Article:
Learning from Exporting
Show Less

Learning from Exporting

New Insights, New Perspectives

Robert Salomon

This book explores the relationship between exports and productivity. Whilst a body of research indicates that exporters have superior productivity to non-exporters, received wisdom suggests that this is because productive firms became exporters. Robert Salomon approaches this issue from a different angle. He argues that exporters can access diverse knowledge inputs that are not available in the domestic market, and that this knowledge can spill back to the focal firm and, through learning, can foster increased innovation. Therefore, exporting can also make firms more productive.
Buy Book in Print
Show Summary Details
You do not have access to this content

Chapter 8: Industry Heterogeneity in Learning by Exporting

Robert Salomon


* 8.1 INTRODUCTION The last few chapters explored whether, and how, firms can learn by exporting. I argued that firms stand to learn from exporting and from using particular export strategies. I conditioned that argument by reasoning that firms with knowledge assimilation capabilities would be in a better position to use the knowledge available in foreign markets; they would thereby benefit more from exporting to achieve greater innovative output. Although I found evidence consistent with the former claims, I did not find any systematic evidence to suggest that firms with knowledge assimilation capabilities gain disproportionately from exporting. In this chapter therefore I shift the focus up to the industry level, to see whether there are any systematic industry drivers of learning by exporting. Rather than explore whether superior firms learn more from exporting (for which I found no evidence), this chapter considers whether inferior firms (from industries in which Spain is a technological laggard) stand to benefit disproportionately from exporting. Because firms from technologically lagging industries are, on average, farther from their industry’s technological frontier (in a macro sense), contrary to my claims in previous chapters, exposure to foreign knowledge through exporting might benefit them disproportionately – resulting in a significant increase in innovation rates. The next section briefly reviews the literature on economic convergence and learning by exporting. Based on this review, I propose that firms in technologically inferior industries stand to learn more from exporting than those in technologically superior industries. The following section presents...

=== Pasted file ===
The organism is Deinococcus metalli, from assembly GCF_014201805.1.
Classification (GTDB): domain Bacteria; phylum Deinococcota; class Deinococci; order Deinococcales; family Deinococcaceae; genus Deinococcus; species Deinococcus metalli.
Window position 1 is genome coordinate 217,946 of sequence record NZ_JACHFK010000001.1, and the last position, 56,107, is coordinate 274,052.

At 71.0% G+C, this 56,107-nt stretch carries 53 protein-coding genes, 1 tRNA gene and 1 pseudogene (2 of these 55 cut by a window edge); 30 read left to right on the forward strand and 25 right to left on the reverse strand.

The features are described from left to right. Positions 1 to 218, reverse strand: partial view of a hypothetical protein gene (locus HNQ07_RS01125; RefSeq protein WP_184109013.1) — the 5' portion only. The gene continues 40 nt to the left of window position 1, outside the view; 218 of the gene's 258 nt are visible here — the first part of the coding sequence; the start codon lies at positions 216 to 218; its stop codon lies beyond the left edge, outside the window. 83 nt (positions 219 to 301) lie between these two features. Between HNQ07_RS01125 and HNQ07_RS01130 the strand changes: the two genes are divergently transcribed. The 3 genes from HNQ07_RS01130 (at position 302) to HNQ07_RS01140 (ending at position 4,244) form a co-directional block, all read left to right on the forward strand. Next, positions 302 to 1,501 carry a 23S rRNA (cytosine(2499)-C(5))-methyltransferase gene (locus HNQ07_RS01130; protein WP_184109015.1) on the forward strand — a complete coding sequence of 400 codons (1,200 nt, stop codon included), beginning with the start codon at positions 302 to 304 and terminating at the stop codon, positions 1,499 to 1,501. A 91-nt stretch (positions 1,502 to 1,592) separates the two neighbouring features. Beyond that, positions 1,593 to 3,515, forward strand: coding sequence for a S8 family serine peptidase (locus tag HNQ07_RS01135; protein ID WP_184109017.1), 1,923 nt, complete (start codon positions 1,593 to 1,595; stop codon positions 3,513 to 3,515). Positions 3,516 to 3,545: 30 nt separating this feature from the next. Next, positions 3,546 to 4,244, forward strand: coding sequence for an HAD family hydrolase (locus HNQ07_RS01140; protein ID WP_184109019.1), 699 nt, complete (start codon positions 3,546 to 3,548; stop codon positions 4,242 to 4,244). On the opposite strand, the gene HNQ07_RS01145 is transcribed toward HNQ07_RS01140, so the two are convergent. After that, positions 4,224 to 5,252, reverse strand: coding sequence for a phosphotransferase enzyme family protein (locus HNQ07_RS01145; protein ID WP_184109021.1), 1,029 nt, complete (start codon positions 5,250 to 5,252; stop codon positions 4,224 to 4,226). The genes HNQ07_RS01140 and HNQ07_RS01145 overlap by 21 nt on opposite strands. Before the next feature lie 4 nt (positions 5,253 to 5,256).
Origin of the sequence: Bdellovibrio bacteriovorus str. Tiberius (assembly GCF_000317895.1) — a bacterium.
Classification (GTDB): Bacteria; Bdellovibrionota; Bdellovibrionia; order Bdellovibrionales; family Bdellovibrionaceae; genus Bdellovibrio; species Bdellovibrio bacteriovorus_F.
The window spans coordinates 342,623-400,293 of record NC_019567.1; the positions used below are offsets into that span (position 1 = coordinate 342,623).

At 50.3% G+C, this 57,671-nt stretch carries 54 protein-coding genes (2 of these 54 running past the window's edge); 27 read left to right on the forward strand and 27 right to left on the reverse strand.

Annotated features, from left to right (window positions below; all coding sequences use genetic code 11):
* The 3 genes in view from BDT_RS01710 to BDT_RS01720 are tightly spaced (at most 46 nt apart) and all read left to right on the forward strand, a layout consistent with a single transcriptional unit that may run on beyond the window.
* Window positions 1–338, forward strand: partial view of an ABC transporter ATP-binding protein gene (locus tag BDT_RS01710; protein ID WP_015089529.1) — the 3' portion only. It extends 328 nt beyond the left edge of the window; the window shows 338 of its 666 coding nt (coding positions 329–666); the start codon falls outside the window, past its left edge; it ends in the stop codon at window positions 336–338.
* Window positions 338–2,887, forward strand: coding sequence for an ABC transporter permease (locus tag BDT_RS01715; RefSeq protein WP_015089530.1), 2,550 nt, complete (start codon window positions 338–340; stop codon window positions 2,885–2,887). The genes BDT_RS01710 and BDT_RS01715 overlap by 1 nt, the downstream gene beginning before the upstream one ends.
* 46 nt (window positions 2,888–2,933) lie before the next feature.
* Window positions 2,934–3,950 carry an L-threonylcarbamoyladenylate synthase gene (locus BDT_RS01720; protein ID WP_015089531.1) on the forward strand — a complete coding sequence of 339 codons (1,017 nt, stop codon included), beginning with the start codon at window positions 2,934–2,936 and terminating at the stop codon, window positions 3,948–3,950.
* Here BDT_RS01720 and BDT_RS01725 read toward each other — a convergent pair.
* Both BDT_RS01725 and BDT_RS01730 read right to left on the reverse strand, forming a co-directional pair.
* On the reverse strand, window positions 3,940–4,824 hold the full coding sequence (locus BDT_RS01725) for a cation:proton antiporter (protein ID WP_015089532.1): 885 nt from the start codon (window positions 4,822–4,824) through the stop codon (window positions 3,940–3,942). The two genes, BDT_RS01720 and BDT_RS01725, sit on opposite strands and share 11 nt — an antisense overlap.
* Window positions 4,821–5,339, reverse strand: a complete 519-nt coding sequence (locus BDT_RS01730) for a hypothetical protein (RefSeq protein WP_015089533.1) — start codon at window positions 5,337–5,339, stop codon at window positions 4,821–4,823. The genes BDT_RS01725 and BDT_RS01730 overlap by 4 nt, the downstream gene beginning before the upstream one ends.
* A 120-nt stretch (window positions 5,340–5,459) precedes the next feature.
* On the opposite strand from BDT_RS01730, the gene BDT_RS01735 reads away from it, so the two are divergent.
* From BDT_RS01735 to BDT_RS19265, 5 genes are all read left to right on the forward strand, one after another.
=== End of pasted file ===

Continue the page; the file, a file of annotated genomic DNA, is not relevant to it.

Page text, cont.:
You are not authenticated to view the full text of this chapter or article.

Elgaronline requires a subscription or purchase to access the full text of books or journals. Please login through your library system or with your personal username and password on the homepage.

Non-subscribers can freely search the site, view abstracts/ extracts and download selected front matter and introductory chapters for personal use.

Your library may not have purchased all subject areas. If you are authenticated and think you should have access to this title, please contact your librarian.

Further information

or login to access all content.